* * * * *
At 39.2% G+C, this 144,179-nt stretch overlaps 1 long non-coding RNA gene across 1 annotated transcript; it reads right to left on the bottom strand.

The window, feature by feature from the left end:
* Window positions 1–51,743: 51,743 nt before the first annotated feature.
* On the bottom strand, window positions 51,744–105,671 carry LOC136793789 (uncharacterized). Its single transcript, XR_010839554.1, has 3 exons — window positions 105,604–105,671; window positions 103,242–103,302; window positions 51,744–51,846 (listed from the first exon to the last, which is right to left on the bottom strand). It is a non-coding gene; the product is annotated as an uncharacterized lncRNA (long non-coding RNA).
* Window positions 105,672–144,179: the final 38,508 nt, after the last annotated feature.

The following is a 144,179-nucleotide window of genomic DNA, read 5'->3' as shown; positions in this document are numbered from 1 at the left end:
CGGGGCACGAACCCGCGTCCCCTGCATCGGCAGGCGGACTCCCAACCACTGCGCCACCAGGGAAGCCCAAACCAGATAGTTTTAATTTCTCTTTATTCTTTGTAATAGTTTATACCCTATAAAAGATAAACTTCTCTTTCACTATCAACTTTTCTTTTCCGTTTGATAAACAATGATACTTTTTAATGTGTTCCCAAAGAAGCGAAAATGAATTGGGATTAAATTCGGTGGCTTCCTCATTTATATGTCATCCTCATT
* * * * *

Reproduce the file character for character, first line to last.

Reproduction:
At 39.2% G+C, this 144,179-nt stretch overlaps 1 long non-coding RNA gene across 1 annotated transcript; it reads right to left on the bottom strand.

The window, feature by feature from the left end:
* Window positions 1–51,743: 51,743 nt before the first annotated feature.
* On the bottom strand, window positions 51,744–105,671 carry LOC136793789 (uncharacterized). Its single transcript, XR_010839554.1, has 3 exons — window positions 105,604–105,671; window positions 103,242–103,302; window positions 51,744–51,846 (listed from the first exon to the last, which is right to left on the bottom strand). It is a non-coding gene; the product is annotated as an uncharacterized lncRNA (long non-coding RNA).
* Window positions 105,672–144,179: the final 38,508 nt, after the last annotated feature.

The following is a 144,179-nucleotide window of genomic DNA, read 5'->3' as shown; positions in this document are numbered from 1 at the left end:
CGGGGCACGAACCCGCGTCCCCTGCATCGGCAGGCGGACTCCCAACCACTGCGCCACCAGGGAAGCCCAAACCAGATAGTTTTAATTTCTCTTTATTCTTTGTAATAGTTTATACCCTATAAAAGATAAACTTCTCTTTCACTATCAACTTTTCTTTTCCGTTTGATAAACAATGATACTTTTTAATGTGTTCCCAAAGAAGCGAAAATGAATTGGGATTAAATTCGGTGGCTTCCTCATTTATATGTCATCCTCATT